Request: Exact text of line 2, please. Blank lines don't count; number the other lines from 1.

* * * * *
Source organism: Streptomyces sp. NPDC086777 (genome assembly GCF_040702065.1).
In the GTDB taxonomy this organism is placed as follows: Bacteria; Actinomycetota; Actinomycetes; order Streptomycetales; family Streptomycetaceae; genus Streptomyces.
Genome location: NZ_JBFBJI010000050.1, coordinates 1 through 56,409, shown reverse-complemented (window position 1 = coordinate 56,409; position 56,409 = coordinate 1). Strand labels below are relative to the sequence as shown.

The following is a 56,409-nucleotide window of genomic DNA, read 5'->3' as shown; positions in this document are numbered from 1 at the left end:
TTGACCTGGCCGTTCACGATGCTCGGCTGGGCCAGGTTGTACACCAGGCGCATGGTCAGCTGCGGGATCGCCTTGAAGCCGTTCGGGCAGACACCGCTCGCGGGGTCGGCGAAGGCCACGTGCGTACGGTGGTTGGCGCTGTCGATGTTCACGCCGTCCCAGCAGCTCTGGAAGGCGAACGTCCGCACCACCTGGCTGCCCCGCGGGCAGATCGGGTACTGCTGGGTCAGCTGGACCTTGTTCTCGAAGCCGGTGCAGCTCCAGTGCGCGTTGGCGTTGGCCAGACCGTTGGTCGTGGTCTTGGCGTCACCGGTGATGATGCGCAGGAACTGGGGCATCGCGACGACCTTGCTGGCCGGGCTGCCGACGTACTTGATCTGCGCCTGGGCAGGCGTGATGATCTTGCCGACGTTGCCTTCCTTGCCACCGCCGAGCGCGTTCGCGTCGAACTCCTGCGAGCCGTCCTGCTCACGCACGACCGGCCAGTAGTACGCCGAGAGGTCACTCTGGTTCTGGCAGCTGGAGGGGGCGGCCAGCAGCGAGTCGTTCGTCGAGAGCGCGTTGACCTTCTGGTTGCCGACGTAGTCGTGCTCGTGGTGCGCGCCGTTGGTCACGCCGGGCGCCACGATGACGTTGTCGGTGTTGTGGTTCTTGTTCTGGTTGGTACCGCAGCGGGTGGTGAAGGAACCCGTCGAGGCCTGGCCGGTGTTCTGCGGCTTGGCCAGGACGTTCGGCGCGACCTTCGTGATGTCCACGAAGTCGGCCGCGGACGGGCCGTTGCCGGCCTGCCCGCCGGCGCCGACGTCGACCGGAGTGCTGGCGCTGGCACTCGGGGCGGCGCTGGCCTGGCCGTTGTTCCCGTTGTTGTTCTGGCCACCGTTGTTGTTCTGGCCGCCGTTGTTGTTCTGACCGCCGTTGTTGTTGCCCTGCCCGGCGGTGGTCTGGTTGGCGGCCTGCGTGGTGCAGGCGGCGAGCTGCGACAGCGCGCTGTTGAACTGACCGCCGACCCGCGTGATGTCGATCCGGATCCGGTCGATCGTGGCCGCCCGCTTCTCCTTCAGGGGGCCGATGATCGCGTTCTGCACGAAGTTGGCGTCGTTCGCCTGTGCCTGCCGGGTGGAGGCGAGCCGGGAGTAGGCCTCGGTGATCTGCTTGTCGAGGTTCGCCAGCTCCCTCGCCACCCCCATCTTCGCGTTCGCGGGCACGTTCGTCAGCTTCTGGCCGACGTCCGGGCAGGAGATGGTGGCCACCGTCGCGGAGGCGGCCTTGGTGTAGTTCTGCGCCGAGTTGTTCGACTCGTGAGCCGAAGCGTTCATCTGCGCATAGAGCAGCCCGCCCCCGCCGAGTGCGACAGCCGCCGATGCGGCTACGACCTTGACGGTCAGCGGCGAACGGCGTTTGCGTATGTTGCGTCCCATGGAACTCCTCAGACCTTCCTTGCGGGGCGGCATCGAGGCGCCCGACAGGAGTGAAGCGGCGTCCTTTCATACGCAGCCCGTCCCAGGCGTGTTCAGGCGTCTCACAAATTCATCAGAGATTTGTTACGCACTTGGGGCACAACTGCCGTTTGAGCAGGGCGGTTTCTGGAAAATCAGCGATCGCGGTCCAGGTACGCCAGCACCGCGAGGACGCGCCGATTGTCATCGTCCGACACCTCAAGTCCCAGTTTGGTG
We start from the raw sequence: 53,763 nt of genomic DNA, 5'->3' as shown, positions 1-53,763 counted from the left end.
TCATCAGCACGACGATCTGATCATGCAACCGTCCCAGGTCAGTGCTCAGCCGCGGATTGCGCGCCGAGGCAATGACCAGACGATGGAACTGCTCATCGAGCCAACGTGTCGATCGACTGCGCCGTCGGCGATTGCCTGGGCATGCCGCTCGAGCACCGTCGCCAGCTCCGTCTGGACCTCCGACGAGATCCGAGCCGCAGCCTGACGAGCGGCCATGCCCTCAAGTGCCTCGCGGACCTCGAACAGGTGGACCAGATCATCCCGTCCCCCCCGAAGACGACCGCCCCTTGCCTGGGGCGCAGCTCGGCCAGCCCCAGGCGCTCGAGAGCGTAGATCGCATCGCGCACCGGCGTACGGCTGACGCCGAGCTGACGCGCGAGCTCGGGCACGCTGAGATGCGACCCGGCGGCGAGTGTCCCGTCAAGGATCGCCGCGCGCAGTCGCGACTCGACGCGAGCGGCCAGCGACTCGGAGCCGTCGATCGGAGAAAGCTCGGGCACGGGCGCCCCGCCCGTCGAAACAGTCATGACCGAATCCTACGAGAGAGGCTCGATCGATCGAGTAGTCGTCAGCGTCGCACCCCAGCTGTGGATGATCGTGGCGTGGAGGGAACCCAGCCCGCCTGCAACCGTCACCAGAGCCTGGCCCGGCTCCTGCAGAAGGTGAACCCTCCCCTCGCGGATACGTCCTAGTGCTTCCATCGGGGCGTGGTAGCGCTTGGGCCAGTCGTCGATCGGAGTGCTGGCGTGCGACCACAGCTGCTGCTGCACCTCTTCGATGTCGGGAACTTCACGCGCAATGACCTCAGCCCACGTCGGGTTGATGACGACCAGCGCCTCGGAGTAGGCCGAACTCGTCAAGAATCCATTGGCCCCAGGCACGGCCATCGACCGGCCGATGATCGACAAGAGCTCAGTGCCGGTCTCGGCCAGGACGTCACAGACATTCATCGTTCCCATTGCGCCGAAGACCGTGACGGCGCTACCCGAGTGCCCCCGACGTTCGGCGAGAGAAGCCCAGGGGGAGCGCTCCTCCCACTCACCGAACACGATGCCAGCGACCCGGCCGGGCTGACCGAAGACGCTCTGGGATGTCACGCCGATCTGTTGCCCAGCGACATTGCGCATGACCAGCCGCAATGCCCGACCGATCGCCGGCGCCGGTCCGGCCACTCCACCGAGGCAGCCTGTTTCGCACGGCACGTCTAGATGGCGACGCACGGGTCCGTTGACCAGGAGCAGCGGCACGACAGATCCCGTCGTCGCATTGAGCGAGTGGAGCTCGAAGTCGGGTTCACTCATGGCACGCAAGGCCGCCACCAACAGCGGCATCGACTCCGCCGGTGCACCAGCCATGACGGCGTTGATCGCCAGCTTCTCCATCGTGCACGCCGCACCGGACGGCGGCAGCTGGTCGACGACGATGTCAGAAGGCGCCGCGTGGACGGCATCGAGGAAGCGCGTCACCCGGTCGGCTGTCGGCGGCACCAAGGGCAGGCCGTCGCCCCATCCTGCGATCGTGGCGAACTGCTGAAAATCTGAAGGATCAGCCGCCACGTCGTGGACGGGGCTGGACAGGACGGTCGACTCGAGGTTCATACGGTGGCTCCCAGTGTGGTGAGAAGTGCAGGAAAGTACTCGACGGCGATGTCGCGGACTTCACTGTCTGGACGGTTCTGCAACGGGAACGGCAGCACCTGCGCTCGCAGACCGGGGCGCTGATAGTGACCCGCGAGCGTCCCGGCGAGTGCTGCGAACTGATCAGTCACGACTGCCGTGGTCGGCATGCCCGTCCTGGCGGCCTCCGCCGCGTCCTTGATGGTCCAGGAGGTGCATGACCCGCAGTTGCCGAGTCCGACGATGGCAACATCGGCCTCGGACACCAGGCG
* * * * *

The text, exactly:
In the GTDB taxonomy this organism is placed as follows: Bacteria; Actinomycetota; Actinomycetes; order Streptomycetales; family Streptomycetaceae; genus Streptomyces.